nuclear-news

The News That Matters about the Nuclear Industry Fukushima Chernobyl Mayak Three Mile Island Atomic Testing Radiation Isotope

Nuclear no option for hydrogen production: German government

Nuclear no option for hydrogen production: German government
Energy ministry state secretary Feicht says, however, that the rule of nuclear will be discussed at an EU level,
  Recharge  6 October 2020 By Bernd Radowitz   

A high-ranking official of Chancellor Angela Merkel’s government has ruled out nuclear power as a source to produce hydrogen via electrolysis, squaring Germany off against its closest EU ally, France, which considers to include atomic power as part of its own national hydrogen strategy.

“Nuclear isn’t an option for our energy system, be it the production of electricity for our electricity demand, [or] for the production of hydrogen,” Andreas Feicht, secretary of state in Germany’s economics and energy ministry, said at a virtual conference on hydrogen organized by his ministry……..

Green’ or ‘carbon-free’ hydrogen?

Germany by the end of 2022 will phase out its last atomic power stations, and in its €9bn ($10.6bn) national hydrogen strategy has laid down that it strives to ramp up a ‘green hydrogen’ economy mostly based on renewables such as offshore wind, with a temporary and limited role for ‘blue hydrogen’ produced from natural gas linked to carbon capture and storage (CCS)…………..

the Dutch government is planning to launch a consultation on building new nuclear power plants after a study commissioned by its economics and climate ministry claimed atomic energy is as cheap as wind or solar power – and supposedly the safest way to produce electricity in the country.

The study was conducted by a nuclear energy consultancy with links to the nuclear industry, though. At the same time, a flurry of studies advises against a nuclear renaissance.

‘Nuclear and renewables don’t mix’

The University of Sussex Business School and the ISM International School of Mangement this week published an analysis of 123 countries over 25 years in Nature Energy that concludes that nuclear and renewables don’t mix, and only the latter can deliver truly low carbon energy.

The researchers found that unlike with renewables, countries around the world with larger scale nuclear attachments do not tend to show significantly lower carbon emissions – and in poorer countries nuclear programmes actually tend to associate with relatively higher emissions.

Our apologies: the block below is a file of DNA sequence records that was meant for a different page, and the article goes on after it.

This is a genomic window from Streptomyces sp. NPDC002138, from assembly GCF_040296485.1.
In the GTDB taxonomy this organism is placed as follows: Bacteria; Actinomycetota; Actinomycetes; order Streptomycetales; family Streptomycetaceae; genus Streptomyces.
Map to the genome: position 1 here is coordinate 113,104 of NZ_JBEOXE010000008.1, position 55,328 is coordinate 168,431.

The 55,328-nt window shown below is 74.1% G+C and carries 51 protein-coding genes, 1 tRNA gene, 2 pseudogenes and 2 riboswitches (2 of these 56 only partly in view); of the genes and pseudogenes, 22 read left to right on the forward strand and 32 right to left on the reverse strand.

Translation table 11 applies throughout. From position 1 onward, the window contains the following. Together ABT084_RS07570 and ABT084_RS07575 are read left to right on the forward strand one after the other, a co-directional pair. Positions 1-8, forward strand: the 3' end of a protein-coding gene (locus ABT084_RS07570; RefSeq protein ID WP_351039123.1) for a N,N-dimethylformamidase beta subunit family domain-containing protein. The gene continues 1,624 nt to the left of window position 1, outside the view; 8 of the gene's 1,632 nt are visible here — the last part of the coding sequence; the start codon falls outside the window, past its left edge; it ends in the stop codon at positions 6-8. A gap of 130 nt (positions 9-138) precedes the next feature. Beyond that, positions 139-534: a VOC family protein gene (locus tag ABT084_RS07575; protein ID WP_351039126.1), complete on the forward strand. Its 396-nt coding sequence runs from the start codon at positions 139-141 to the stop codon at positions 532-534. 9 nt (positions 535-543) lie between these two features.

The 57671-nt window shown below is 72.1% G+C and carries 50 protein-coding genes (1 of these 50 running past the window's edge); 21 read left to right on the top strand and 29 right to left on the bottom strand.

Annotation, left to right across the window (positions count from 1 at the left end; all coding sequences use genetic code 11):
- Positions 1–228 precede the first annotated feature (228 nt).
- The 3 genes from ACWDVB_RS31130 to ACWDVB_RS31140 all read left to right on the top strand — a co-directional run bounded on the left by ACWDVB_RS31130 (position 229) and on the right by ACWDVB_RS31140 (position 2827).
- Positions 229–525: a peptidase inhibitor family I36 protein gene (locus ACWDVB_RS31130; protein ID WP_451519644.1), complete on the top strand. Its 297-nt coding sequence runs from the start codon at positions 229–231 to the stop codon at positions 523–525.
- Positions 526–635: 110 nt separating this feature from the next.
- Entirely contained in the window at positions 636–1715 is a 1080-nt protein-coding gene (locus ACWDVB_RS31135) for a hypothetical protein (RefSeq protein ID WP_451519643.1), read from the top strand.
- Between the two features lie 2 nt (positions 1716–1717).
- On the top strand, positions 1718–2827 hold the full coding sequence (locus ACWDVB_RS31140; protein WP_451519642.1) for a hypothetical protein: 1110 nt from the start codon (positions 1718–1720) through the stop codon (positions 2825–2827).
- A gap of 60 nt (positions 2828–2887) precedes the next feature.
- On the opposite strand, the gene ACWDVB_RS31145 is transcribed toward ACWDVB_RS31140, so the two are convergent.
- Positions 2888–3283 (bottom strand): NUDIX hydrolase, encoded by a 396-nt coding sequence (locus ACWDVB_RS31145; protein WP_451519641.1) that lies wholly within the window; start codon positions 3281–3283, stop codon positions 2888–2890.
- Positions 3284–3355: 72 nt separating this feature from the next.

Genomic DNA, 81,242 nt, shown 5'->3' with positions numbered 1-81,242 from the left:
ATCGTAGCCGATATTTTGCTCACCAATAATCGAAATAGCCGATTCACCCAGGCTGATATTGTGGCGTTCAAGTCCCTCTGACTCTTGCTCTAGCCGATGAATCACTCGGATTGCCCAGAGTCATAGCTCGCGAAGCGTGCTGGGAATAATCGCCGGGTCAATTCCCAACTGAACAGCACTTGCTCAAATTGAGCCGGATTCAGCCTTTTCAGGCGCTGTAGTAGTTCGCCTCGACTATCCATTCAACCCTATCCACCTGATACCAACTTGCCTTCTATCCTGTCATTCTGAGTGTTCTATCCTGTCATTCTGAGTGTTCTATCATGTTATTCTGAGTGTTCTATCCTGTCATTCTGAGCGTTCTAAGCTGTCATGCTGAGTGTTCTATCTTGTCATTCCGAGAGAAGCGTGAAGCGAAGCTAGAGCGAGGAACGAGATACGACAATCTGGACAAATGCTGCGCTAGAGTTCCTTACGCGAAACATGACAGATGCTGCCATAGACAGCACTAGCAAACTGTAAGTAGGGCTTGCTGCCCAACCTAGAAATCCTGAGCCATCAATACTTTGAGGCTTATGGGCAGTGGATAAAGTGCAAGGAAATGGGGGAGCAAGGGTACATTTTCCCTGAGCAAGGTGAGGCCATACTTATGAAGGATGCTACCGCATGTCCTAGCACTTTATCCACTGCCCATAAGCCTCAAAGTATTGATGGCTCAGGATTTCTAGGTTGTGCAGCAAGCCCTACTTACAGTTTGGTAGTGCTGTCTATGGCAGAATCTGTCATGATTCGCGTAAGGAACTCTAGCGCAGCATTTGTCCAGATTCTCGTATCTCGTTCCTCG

The researchers found that unlike with renewables, countries around the world with larger scale nuclear attachments do not tend to show significantly lower carbon emissions – and in poorer countries nuclear programmes actually tend to associate with relatively higher emissions.

Champagne of power fuels

Michael Bloss, a Green Party member of the European Parliament, at the same hydrogen conference stressed that only “green hydrogen is clean hydrogen.”

Blue hydrogen as considered as a temporary option by the German government is no real option due to high amounts of methane leakage during its production, which he argued is “much more detrimental for the climate than CO2.”

Despite €3.7bn in EU investments into CCS since 2009 (according to the European Court of Auditors), the technology remained at the “beginning of its development” and is still “not ready to be applied,” Bloss said.

Renewable energies such as offshore wind, meanwhile, are the most cost-competitive energy source and should be used for hydrogen production, he added, without going into the nuclear versus renewables controversy.

Bloss, however, stressed that it has been said that “hydrogen is the Champagne among power fuels,” which must be used only in difficult-to-decarbonise sectors where it cannot be replaced by other applications, such as steel, cement or chemicals.https://www.rechargenews.com/wind/nuclear-no-option-for-hydrogen-production-german-government/2-1-887905

October 8, 2020 - Posted by | Germany, technology

No comments yet.

Leave a Reply

Fill in your details below or click an icon to log in:

WordPress.com Logo

You are commenting using your WordPress.com account. Log Out /  Change )

Google photo

You are commenting using your Google account. Log Out /  Change )

Twitter picture

You are commenting using your Twitter account. Log Out /  Change )

Facebook photo

You are commenting using your Facebook account. Log Out /  Change )

Connecting to %s

This site uses Akismet to reduce spam. Learn how your comment data is processed.

%d bloggers like this: